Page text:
Everyone knows that dogs were and still are a vital asset to any pastoralist. They can alert the pastoralist to predators, and if the dogs are big enough, they can even kill them. They also can run off rustlers and bandits, and they can be used to manage the flocks and track down strays.

But because pastoralists are always moving, so are their dogs. And as their dogs move, they spread their genes.

One of the very good parts of Raymond Coppinger’s book is that he recognizes how important this movement of humans across these routes every year is very important to the story of the domestic dog. This movement is called “Transhumance,” and it has likely had a major role in maintaining genetic diversity in domestic dogs than we might have realized. Dogs traveling with pastoralists from village to village were mating with dogs belonging to villagers, and in this way, local genetic diversity was maintained.

The thing that actually created all the inbreeding in domestic dogs is the development of modern breeds.

Modern breeds that exist within a defined closed registry system are very new. They have only appeared in the past two hundred years– most in the last 150.

In this system, there was a delusion that one could continually improve upon the types and landraces by separating them from other dog stocks and then tightly breeding upon these dogs to set type. This exact same method was tried on cattle, sheep, and horses– and then fancy show pigeons. Results were quite substantial in those species, which were now much more productive, and the pigeons became more and more esoterically bizarre– the exact result the early pigeon fancy wanted!

In the early days, there were successes.

But over time, this sort of very close breeding and breeding within closed registry systems have had a deleterious effect upon domestic dogs.  Dogs within these breeds have lost 30 percent of their genetic diversity over the past two centuries.

Genetic diseases are encountered much more commonly in dog breeds than in almost all other organisms, though the notorious inbred factory farm turkeys are definitely more diseased in this fashion.

Many dog breeders exist under the delusion that they can breed out all the diseases their breed possesses. Many of these diseases are simple recessives, so all you’d have to do is inbreed to expose the disease and then cull. That works to a point.

But usually what happens is they select out a disease is they often wind up doubling down on something else.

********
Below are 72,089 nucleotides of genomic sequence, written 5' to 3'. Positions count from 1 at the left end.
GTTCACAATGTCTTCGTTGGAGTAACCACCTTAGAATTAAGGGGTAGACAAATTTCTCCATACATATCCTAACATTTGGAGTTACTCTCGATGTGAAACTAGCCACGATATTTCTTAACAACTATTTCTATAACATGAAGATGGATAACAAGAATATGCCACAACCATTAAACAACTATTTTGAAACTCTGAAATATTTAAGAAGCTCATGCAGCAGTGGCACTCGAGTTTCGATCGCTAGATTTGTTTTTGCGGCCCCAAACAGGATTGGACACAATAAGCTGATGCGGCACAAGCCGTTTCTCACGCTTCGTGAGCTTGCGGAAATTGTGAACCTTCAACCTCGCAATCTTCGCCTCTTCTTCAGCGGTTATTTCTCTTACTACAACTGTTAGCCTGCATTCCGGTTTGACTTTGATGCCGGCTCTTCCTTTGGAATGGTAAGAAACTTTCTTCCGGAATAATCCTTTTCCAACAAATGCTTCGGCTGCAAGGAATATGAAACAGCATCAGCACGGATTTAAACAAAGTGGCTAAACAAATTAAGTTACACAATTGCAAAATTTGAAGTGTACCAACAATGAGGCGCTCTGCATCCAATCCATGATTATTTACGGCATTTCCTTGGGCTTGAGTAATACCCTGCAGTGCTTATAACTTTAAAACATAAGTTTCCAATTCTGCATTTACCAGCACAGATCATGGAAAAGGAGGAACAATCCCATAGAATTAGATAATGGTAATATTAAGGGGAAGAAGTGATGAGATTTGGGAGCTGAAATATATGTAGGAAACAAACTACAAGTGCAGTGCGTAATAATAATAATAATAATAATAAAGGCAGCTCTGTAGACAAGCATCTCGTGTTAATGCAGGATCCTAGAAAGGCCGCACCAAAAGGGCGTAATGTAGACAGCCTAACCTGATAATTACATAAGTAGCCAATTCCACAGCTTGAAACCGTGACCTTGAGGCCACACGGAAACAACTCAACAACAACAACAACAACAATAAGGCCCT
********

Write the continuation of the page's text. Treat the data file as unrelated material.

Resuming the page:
Not all diseases are simple recessives either.  In fact, it has yet to be proven to me that the majority of them are.  Many are the result of several genes which are inherited in different ways, and it is very hard to selectively breed them out of a population.

The other problem is that the MHC haplotypes within any inbred population are very easily lost or become very homozygous rapidly. You cannot see MHC haplotypes, but if you breed them out and the dogs have more and more homozygous haplotypes, you will have a compromised immune system on your hands.

So you might breed out the easily defined genetic diseases, and in the end, you’ll wind up with dogs that are infertile or dying of autoimmune diseases– neither of which is uncommon in many dog breeds.

For tens of thousands of years, people have bred from genetically diverse dogs.

Now we’re seeing the full consequences of squandering genetic diversity in the name of delusion.

Diversity is the solution to so many problems in domestic dogs.

Unfortunately, the very notion of diversity conflicts with the long held shibboleths and bromides that underpin the dog fancy that has developed in the past two centuries.

Delusion is dangerous because it is more than a lie. It is a lie that the liar himself doesn’t know is untrue.

And to fight off the pesky truth, the deluded grabs at straws to excuse his delusions and make them true.

This, folks, is about 80 percent of what is written about dogs in the modern era.

Excusing and dismissing facts to hold onto delusion.

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San Nicolas island foxes (Urocyon littoralis) are thought to be least genetically diverse of all vertebrates. However, they have been able to maintain diversity and heterozygosity of their MHC haplotypes.

On my previous post entitled “Why is inbreeding bad?” I noted that one of the real issues with inbreeding is an impaired immune system as the result of losing diversity and heterozygosity in MHC/DLA haplotypes.